Dr. Nichole Young-Lin has over 15 years of experience in reproductive health. She is passionate about providing comprehensive care for her patients throughout the continuum of their lives – from adolescence to post-menopause.
Her areas of medical interest and specialty include pre-conception counseling, supporting her patients to achieve a positive pregnancy and childbirth experience, contraception care, medical and surgical management of benign gynecological conditions (including minimally invasive surgery such as robotic-assisted laparoscopy) and office-based procedures.
Her goal is to partner with her patients to provide compassionate and holistic care with an emphasis on empowerment through education and shared decision-making.
When not working, she can be found spending time with her family, discovering new places to eat and exploring destinations near and far.
- Obstetrics and Gynecology
Board Certification: American Board of Obstetrics and Gynecology, Obstetrics and Gynecology (2021)
Residency: Stanford University Obstetrics and Gynecology Residency (2019) CA
Medical Education: University of California at San Francisco School of Medicine (2015) CA
MD, University of California, San Francisco (2015)
MBA, Duke University - Fuqua School of Business (2014)
BA, University of California, Berkeley, Political Economy of Industrial Societies & Public Health (2007)
Measurement of Marginal Placental Cord Insertion by Prenatal Ultrasound Was Found Not to Be Predictive of Adverse Perinatal Outcomes
View details for DOI 10.1002/jum.15586
INCIDENCE OF PELVIC FLOOR DISORDERS IN US ARMY FEMALE SOLDIERS.
To determine the incidence of pelvic floor disorders (PFD) among active-duty US Army female soldiers.We studied 102,015 women for incident PFD using the Stanford Military Data Repository, which comprises medical, demographic and service-related information on all soldiers on active duty in the US Army during 2011-14. Cox proportional hazards estimated adjusted associations with PFD diagnoses. In the adjusted models, military-specific characteristics and fitness were evaluated alongside known PFD predictors.Among 102,015 subjects at risk there was a cumulative incidence of 6.4% over a mean of 27 months (median 29, range 1-42). In adjusted models, obese soldiers were more likely to have a PFD compared to those of normal weight (HR 1.23, CI 1.14-1.34, p<0.001) and those with recent weight gain were more likely to have a PFD compared to those without (HR 1.32, CI 1.24-1.40, p<0.05). Women with the lowest physical fitness scores were more likely to have a PFD (HR 1.14, CI 1.04-1.25) compared to those with the highest scores.Over a median follow-up time of 29 months, 1 in 15 women in this active-duty cohort was diagnosed with a PFD. Optimizing risk factors including BMI and physical fitness may benefit the pelvic health of female soldiers, independent of age, children, and years of service.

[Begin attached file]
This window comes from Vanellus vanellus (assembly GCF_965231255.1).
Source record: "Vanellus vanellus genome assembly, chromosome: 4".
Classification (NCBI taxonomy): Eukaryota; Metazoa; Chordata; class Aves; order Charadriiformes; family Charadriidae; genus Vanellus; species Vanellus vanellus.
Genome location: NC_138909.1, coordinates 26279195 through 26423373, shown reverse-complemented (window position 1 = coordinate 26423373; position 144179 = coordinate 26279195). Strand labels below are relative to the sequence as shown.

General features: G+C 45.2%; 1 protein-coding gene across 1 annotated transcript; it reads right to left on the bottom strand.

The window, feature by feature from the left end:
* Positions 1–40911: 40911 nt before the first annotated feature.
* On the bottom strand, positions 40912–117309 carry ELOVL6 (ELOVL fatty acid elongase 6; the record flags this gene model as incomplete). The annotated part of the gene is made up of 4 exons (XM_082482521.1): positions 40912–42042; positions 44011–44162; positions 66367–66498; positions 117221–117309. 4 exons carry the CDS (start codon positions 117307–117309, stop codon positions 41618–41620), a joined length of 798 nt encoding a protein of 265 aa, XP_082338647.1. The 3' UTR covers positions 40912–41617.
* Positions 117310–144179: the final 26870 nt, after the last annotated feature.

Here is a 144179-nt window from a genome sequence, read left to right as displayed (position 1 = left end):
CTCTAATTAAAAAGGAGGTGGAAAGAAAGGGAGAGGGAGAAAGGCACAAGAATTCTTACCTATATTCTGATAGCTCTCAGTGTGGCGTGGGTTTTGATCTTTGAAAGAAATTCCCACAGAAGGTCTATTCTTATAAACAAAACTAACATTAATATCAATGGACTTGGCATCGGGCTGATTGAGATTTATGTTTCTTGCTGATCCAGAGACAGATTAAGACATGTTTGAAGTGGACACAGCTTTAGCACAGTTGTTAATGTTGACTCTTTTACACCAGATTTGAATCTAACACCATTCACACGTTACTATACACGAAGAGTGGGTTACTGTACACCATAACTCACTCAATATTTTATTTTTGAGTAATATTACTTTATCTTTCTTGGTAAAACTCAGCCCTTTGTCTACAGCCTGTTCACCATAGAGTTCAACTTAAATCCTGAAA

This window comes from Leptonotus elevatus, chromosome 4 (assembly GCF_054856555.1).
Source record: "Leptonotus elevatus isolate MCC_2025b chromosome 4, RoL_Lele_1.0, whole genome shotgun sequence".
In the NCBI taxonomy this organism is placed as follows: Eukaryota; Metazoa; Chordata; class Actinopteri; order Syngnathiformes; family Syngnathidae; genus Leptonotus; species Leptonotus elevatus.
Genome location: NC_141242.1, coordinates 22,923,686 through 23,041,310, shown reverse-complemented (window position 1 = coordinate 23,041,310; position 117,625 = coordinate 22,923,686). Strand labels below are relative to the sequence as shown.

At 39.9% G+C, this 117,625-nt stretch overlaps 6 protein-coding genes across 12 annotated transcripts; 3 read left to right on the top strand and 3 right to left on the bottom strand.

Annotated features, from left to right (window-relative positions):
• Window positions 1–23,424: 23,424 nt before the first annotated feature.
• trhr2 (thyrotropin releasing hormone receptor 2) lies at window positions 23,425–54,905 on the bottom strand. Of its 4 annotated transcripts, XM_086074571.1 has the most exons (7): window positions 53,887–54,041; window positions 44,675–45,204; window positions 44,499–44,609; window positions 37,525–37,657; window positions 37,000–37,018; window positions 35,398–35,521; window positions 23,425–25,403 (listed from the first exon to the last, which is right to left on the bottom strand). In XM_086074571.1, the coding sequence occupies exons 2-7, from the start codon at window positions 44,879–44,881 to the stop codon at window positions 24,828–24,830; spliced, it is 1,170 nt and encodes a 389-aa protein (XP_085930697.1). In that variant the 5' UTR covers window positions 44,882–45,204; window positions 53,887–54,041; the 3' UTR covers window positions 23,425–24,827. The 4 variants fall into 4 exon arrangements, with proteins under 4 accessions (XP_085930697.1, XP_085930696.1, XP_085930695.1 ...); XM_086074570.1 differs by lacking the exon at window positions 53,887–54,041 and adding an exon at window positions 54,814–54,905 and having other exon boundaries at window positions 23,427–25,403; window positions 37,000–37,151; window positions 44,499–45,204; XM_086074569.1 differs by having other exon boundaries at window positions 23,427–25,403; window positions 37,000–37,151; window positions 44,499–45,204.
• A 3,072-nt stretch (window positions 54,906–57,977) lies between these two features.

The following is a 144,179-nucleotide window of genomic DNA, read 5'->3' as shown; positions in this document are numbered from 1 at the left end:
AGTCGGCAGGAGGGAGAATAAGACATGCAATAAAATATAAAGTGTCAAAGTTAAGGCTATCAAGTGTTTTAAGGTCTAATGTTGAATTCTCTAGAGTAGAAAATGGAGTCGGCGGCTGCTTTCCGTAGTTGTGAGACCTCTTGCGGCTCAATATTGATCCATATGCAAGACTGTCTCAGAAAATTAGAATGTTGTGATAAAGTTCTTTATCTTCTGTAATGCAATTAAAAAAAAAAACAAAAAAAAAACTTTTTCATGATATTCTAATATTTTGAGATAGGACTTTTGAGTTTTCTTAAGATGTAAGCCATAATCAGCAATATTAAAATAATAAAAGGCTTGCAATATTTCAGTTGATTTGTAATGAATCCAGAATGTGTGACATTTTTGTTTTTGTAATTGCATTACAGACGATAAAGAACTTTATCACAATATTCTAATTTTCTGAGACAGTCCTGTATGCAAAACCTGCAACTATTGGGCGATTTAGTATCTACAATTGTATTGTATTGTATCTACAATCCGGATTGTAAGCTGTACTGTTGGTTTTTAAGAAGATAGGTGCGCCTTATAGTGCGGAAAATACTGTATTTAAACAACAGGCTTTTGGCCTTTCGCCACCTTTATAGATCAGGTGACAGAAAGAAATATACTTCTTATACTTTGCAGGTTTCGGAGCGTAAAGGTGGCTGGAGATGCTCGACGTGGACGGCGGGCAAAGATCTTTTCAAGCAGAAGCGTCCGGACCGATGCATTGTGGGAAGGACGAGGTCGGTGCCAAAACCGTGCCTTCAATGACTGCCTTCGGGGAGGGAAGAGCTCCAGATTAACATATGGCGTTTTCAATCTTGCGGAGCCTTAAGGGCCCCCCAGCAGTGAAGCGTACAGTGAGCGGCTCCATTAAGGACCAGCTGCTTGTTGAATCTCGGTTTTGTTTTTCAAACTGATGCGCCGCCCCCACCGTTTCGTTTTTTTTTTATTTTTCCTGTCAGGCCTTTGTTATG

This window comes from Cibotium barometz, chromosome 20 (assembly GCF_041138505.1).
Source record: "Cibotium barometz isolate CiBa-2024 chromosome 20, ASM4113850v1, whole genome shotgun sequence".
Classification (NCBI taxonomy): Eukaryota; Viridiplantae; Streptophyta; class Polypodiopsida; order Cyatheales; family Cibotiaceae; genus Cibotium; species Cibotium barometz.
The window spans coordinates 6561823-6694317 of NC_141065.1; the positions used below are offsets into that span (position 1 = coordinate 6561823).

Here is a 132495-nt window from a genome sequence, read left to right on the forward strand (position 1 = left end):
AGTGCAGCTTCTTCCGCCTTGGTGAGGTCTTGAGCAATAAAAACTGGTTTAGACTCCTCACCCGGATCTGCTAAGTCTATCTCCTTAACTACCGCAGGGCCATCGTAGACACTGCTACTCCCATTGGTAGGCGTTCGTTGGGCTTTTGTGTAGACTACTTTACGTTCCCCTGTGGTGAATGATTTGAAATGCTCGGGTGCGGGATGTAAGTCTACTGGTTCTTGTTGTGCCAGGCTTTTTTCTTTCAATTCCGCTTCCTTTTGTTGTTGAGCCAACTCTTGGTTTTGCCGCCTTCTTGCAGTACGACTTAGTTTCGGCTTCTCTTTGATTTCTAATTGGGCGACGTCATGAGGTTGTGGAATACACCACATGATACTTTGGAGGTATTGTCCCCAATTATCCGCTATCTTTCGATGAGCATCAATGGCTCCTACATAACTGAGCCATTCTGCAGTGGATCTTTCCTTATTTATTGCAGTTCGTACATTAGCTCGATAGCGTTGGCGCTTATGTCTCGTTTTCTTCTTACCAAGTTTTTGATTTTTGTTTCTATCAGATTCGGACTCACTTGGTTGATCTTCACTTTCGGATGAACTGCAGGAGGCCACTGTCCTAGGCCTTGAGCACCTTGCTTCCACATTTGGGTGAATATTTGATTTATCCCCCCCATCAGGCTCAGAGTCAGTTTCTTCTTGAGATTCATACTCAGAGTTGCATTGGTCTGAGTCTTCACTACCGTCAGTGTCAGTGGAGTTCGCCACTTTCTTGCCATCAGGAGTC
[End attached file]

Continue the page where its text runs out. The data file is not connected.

View details for DOI 10.1016/j.urology.2020.05.085
View details for PubMedID 32650018
Outcomes of Sacral Nerve Stimulation for Treatment of Refractory Overactive Bladder Among Octogenarians.
Neuromodulation : journal of the International Neuromodulation Society
OBJECTIVE: Sacral nerve stimulation (SNS) is an effective treatment for refractory overactive bladder (OAB). However, advanced age is often cited as a reason to avoid SNS in the elderly. This study evaluates the safety and efficacy of SNS for refractory OAB among our octogenarian population.METHODS: A retrospective review from a single institution was performed on all SNS lead placements from December 1998 to June 2017 for refractory OAB. Octogenarians were characterized as 80years of age or older at the time of Stage I. Efficacy and safety were determined by the rate of progression to Stage II, subsequent need for multimodal therapy, and rate of surgical revision and explantation. All patients were followed for a minimum of 12months.RESULTS: Of 374 patients in this study, 37 (9.9%) were octogenarians. There was no difference in gender, race, smoking history, or prior OAB treatment regimens between cohorts. The rate of progression to Stage II was 56.8% for octogenarians compared to 60.5% for nonoctogenarians (p = 0.66). The rate of surgical revision, explantation, and need for multimodal therapy did not differ between groups. Subgroup analysis of octogenarians did not reveal any significant differences between successful and nonsuccessful Stage I patients.CONCLUSIONS: The safety and efficacy of SNS was similar between cohorts. This result suggests that SNS is a safe and effective therapy that should be considered among the treatment options for refractory OAB in octogenarian patients. Further studies are needed to determine predictive factors of Stage I success in elderly patients.